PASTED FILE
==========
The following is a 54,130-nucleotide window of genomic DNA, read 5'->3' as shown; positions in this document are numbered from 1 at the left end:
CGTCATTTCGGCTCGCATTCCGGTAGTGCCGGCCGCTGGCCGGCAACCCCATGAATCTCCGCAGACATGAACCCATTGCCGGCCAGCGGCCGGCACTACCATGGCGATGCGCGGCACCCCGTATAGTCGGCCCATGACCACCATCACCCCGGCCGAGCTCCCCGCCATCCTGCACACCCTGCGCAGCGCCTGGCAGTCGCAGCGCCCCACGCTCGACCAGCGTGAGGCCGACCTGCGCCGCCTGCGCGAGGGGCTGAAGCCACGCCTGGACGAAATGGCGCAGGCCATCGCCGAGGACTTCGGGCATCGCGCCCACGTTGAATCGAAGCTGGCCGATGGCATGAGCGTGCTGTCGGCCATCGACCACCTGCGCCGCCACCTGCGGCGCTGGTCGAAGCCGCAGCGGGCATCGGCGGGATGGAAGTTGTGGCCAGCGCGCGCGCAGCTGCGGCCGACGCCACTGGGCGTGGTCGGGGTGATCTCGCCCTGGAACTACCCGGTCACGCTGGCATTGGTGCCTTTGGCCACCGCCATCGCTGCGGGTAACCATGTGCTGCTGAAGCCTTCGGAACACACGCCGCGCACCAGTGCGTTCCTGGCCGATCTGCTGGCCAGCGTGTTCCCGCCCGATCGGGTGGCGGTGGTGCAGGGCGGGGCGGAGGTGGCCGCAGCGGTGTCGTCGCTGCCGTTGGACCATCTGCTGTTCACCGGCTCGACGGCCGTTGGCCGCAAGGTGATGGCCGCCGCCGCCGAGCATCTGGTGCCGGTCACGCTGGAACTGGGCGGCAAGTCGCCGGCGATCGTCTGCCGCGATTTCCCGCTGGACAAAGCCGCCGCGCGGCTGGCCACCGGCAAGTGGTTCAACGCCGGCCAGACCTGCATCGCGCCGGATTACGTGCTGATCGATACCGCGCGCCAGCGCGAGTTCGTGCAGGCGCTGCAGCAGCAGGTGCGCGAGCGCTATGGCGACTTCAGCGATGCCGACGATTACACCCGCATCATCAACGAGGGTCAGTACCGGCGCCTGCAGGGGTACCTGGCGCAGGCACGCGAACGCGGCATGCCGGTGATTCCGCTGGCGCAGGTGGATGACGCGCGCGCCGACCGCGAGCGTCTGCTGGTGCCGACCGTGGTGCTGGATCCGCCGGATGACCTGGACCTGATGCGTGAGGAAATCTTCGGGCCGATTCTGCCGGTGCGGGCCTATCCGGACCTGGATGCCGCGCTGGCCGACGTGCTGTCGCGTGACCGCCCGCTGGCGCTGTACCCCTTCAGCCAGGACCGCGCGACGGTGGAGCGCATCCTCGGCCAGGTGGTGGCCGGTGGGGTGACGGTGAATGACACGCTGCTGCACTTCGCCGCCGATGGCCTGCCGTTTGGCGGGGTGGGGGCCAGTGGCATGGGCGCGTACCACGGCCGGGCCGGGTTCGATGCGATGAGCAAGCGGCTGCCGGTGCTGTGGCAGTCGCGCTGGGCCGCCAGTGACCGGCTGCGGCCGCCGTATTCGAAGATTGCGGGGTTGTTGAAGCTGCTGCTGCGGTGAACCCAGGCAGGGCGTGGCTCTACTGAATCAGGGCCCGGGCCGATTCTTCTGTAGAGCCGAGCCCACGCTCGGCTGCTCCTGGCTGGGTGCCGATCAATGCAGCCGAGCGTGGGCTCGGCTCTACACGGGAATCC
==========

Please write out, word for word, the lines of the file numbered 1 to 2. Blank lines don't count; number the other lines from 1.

The following is a 54,130-nucleotide window of genomic DNA, read 5'->3' as shown; positions in this document are numbered from 1 at the left end:
CGTCATTTCGGCTCGCATTCCGGTAGTGCCGGCCGCTGGCCGGCAACCCCATGAATCTCCGCAGACATGAACCCATTGCCGGCCAGCGGCCGGCACTACCATGGCGATGCGCGGCACCCCGTATAGTCGGCCCATGACCACCATCACCCCGGCCGAGCTCCCCGCCATCCTGCACACCCTGCGCAGCGCCTGGCAGTCGCAGCGCCCCACGCTCGACCAGCGTGAGGCCGACCTGCGCCGCCTGCGCGAGGGGCTGAAGCCACGCCTGGACGAAATGGCGCAGGCCATCGCCGAGGACTTCGGGCATCGCGCCCACGTTGAATCGAAGCTGGCCGATGGCATGAGCGTGCTGTCGGCCATCGACCACCTGCGCCGCCACCTGCGGCGCTGGTCGAAGCCGCAGCGGGCATCGGCGGGATGGAAGTTGTGGCCAGCGCGCGCGCAGCTGCGGCCGACGCCACTGGGCGTGGTCGGGGTGATCTCGCCCTGGAACTACCCGGTCACGCTGGCATTGGTGCCTTTGGCCACCGCCATCGCTGCGGGTAACCATGTGCTGCTGAAGCCTTCGGAACACACGCCGCGCACCAGTGCGTTCCTGGCCGATCTGCTGGCCAGCGTGTTCCCGCCCGATCGGGTGGCGGTGGTGCAGGGCGGGGCGGAGGTGGCCGCAGCGGTGTCGTCGCTGCCGTTGGACCATCTGCTGTTCACCGGCTCGACGGCCGTTGGCCGCAAGGTGATGGCCGCCGCCGCCGAGCATCTGGTGCCGGTCACGCTGGAACTGGGCGGCAAGTCGCCGGCGATCGTCTGCCGCGATTTCCCGCTGGACAAAGCCGCCGCGCGGCTGGCCACCGGCAAGTGGTTCAACGCCGGCCAGACCTGCATCGCGCCGGATTACGTGCTGATCGATACCGCGCGCCAGCGCGAGTTCGTGCAGGCGCTGCAGCAGCAGGTGCGCGAGCGCTATGGCGACTTCAGCGATGCCGACGATTACACCCGCATCATCAACGAGGGTCAGTACCGGCGCCTGCAGGGGTACCTGGCGCAGGCACGCGAACGCGGCATGCCGGTGATTCCGCTGGCGCAGGTGGATGACGCGCGCGCCGACCGCGAGCGTCTGCTGGTGCCGACCGTGGTGCTGGATCCGCCGGATGACCTGGACCTGATGCGTGAGGAAATCTTCGGGCCGATTCTGCCGGTGCGGGCCTATCCGGACCTGGATGCCGCGCTGGCCGACGTGCTGTCGCGTGACCGCCCGCTGGCGCTGTACCCCTTCAGCCAGGACCGCGCGACGGTGGAGCGCATCCTCGGCCAGGTGGTGGCCGGTGGGGTGACGGTGAATGACACGCTGCTGCACTTCGCCGCCGATGGCCTGCCGTTTGGCGGGGTGGGGGCCAGTGGCATGGGCGCGTACCACGGCCGGGCCGGGTTCGATGCGATGAGCAAGCGGCTGCCGGTGCTGTGGCAGTCGCGCTGGGCCGCCAGTGACCGGCTGCGGCCGCCGTATTCGAAGATTGCGGGGTTGTTGAAGCTGCTGCTGCGGTGAACCCAGGCAGGGCGTGGCTCTACTGAATCAGGGCCCGGGCCGATTCTTCTGTAGAGCCGAGCCCACGCTCGGCTGCTCCTGGCTGGGTGCCGATCAATGCAGCCGAGCGTGGGCTCGGCTCTACACGGGAATCC